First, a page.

There is a common saying that goes roughly, “Give a person a fish and you feed him for a day. Teach a person to fish and you feed her for a lifetime.”
Statistics education is all about teaching people to fish. In a topic on questionnaire design, we choose as our application the consumption of sugar drinks, the latest health evil. We get the students to design questionnaires to find out drinking habits. Clearly we don’t want to focus too much on the sugar drink aspect, as this is the context rather than the point of the learning. What we do want to focus on is the process, so that in future, students can transfer their experience writing a questionnaire about sugar drinks to designing a questionnaire about another topic, such as chocolate, or shoe-buying habits.
Questionnaire design is part of the New Zealand school curriculum, and the process includes a desk-check and a pilot survey. When the students are assessed, they must show the process they have gone through in order to produce the final questionnaire. The process is at least as important as the resulting questionnaire itself.
Here is our latest video, teaching the process of questionnaire design.
Another important learning tool is the use of examples. When I am writing computer code, I usually search on the web or in the manual for a similar piece of code, and work out how it works and adapt it. When I am trying to make a graphic of something, I look around at other graphics, and see what works for me and what does not. I use what I have learned in developing my own graphics. Similarly when we are teaching questionnaire design, we should have examples of good questionnaires, and not so good questionnaires, so that students can see what they are aiming for. This is especially true for statistical report-writing, where a good example can be very helpful for students to see what is required.
But I’d like to take it a step further. Perhaps as well as teaching how to design a questionnaire, or write a report, we should be teaching how to learn how to design a questionnaire. This is a transferable skill to many areas of statistics and probability as well as operations research, mathematics, life… This is teaching people to be “life-long learners”, a popular catchphrase.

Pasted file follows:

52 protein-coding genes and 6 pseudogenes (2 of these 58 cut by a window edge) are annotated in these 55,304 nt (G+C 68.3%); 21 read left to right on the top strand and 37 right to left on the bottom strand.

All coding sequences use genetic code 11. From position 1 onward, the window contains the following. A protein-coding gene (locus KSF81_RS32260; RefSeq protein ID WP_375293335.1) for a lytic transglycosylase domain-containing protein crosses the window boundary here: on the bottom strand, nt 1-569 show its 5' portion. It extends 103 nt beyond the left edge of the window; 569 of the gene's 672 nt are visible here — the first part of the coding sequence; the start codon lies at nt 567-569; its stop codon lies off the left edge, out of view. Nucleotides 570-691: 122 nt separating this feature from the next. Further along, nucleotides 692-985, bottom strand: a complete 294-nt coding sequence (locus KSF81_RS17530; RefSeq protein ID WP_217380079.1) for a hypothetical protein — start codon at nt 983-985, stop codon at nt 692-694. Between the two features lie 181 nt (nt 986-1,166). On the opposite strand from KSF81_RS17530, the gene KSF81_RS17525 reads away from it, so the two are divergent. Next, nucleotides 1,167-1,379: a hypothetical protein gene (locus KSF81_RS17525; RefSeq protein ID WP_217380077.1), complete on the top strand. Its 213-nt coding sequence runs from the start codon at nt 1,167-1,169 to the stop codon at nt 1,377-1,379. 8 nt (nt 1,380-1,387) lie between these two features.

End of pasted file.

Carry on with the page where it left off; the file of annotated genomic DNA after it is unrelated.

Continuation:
We could start the topic by asking, “How would you learn how to design a questionnaire?” then see what the students come up with. If I were trying to learn how to design a questionnaire, I would look at what the process might entail. I would think about the whole statistical process, thinking about similarities and differences. I would think about things that could go wrong in a questionnaire. I would also spend some time on the web, and particularly YouTube, looking at lessons on how to design a questionnaire. I would ask questions. I would look at good questionnaires. I would then try out my process, perhaps on a smaller problem. I would evaluate my process by looking at the end-result. I would think about what worked and what didn’t, and what I would do next time.
This gives us three layers of learning, Our students are learning how to write a questionnaire about sugar drinks, and the output from that is a questionnaire. They are also learning the general process of designing a questionnaire, that can be transferred to other questionnaire contexts. Then at the next level up, they are learning how to learn a process, in this case the process of designing a questionnaire. This skill can be transferred to learning other skills or processes, such as writing a time series report, or setting up an experiment or critiquing a statistical report.